At  – , Middleton J distinguished the recent rejection by Emmett J of Research Affiliates claims for a method of generating an index of securities and assets. In Middleton J’s view the central difference was that the specification in Research Affiliates “contained virtually no substantive detail about how the claimed method was to be implemented by a computer”. In contrast, there was detailed information about these matters in RPL’s specification and the computer was central to the method’s working.
RPL Central Pty Ltd v Commissioner of Patents  FCA 871
- The terms of claim 1 are set out here. ?
- Taken from  and  of the Reasons. ?
- At  of the Reasons. ?
- At  – . ?
- Myall at . ?
- While his Honour did not put it this way, that is perhaps unsurprising given the rather uncertain state of the US case law, e.g. here and here. ?
- An application for leave to appeal from Emmett J’s decision has been filed: NSD328/2013. ?
An IPwars first: my colleague, Susan Gatford, provies an update in which a Full Court overturned an interlocutory injunction against an alleged patent infringement. Do you agree with Sue that a trend seems to be developing?
Remember way back at the start of the Apple v Samsung litigation the Full Court dissolved the interlocutory injunction granted to Apple? Well, they did it again earlier this month in GlaxoSmithKline Australia Pty Ltd v Reckitt Benckiser Healthcare (UK) Limited.
The proceeding concerns an invention for accurately serving up doses of liquid medicines for children. Apparently children don’t like taking medicine from syringes with nozzles because they remind them of bad things (injections). But syringes are the most accurate way to measure doses of medicine accurately. Solution: design a syringe that doesn’t quite look like one. The syringe in the patent looked like this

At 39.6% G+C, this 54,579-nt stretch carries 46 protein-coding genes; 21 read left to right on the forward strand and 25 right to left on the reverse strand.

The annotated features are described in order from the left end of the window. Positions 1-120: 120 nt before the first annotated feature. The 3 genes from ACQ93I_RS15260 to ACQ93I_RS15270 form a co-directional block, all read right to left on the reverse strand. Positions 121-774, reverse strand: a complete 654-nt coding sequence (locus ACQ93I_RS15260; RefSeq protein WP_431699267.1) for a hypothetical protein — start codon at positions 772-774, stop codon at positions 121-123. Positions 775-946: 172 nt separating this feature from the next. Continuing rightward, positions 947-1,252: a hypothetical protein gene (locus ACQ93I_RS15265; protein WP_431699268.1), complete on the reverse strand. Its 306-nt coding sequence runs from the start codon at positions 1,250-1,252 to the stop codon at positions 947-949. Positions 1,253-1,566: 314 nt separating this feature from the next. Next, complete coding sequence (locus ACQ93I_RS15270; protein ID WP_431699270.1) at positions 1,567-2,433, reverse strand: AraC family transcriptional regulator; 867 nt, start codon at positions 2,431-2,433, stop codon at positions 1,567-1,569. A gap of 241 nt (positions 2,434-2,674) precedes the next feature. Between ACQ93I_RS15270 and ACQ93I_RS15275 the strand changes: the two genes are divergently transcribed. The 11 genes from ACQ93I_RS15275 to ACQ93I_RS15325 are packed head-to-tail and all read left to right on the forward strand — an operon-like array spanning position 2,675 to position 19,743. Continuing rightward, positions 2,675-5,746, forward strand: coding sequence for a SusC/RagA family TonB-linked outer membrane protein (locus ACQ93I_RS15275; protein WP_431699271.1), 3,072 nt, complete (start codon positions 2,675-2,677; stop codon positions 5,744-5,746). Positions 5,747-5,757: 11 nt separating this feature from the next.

It was designed by Reckitt and called a flat nosed syringe (i.e. one without a nozzle). It fits into a plastic attachment inserted into the neck of a medicine bottle. The syringe fits tightly into the neck attachment and allows accurate dosages to be measured and then administered. Reckitt has patented its bottle-syringe-bottle neck arrangement. It uses it to sell nurofen for children. This has apparently given their nurofen product a substantial competitive advantage over Glaxo’s panadol (the medicines are largely interchangeable and parents chose the one that is easiest to use in terms of dose measurement and child acceptance).
Interestingly, despite being aware of and seeking to emulate the Reckitt product, Glaxo didn’t do any patent searches. It seems that this was because it was told by the third party manufacturers of the syringe and of the bottle and neck attachment that they as manufacturers held all of the relevant patents. (They were wrong.)